Home / Industry / Banking /  Banks form task forces to tackle current a/c closure challenges

MUMBAI : Banks have formed internal task forces to navigate the maze of issues triggered by the Reserve Bank of India (RBI) order to close non-compliant current accounts, a person aware of the development said.

Lenders have set up individual task forces for the zones they operate in and one in their respective head offices. These committees will compile the list of problems they or their customers face in complying with the new norms.

In a circular in August 2020, RBI had said banks with little or no loan exposure cannot open a current account for borrowers, and existing non-compliant accounts had to be frozen. The directive was aimed at cracking down on attempts by borrowers using current accounts at non-lending banks to siphon off funds. RBI said banks with less than 10% of the banking system exposure to a particular borrower cannot open a current account.

“It is a multi-layered structure that each bank has formed for smooth implementation of the circular. At the lowest level is the zonal task force; then there is the one at bank headquarters, which escalates the unresolved cases to the Indian Banks’ Association (IBA). The banking sector lobby will go to the regulator with a consolidated list of problems and concerns," the person cited above said on condition of anonymity.

Before these task forces were formed, banks were individually approaching the regulator to resolve hurdles related to the current account circular.

On 4 August, after the original deadline of 31 July had lapsed, RBI gave banks time till 31 October to comply with its norms. Mint reported on 4 August that lenders are facing stiff resistance from government enterprises in their attempts to freeze non-compliant current accounts. The person cited above said RBI asked banks to try resolving their grievances through IBA.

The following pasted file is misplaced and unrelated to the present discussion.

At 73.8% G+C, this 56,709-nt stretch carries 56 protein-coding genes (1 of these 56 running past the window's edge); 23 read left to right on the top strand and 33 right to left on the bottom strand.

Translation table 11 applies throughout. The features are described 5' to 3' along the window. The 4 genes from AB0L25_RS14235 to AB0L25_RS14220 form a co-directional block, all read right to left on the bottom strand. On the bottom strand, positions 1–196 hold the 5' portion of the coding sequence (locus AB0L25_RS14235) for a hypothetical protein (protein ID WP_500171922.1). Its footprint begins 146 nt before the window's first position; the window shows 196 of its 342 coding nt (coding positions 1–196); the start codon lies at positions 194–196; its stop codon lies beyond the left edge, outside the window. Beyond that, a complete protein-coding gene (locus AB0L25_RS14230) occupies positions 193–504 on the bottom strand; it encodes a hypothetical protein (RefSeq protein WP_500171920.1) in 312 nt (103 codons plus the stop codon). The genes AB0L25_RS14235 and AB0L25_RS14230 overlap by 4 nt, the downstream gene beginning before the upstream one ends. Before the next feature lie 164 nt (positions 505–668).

“We are not closing down any government current accounts till RBI resolves the matter. Government enterprises have said they would blacklist us if we closed their current accounts, and we are not willing to take the risk and lose business. On the whole, the pace of closure of current accounts has slowed down since the extension of the deadline by three months," he said.

Meanwhile, a clutch of non-banks had approached the Kerala high court seeking relief against the RBI circular. On 12 August, RBI informed the Kerala high court in a case filed by Muthoot Fincorp that the extended timeline has to be utilized by banks to engage with borrowers to arrive at a mutually satisfactory resolution within the ambit of the circular.

“It is also stated in the circular that such issues which banks are unable to resolve themselves are to be placed before IBA for guidance, and any remaining issues are to be placed before RBI by 30 September," said the 12 August order.

In its interim order, the court said in the light of the circular, it was obvious that banks are not expected to take any coercive measure to close any current accounts till 31 October.

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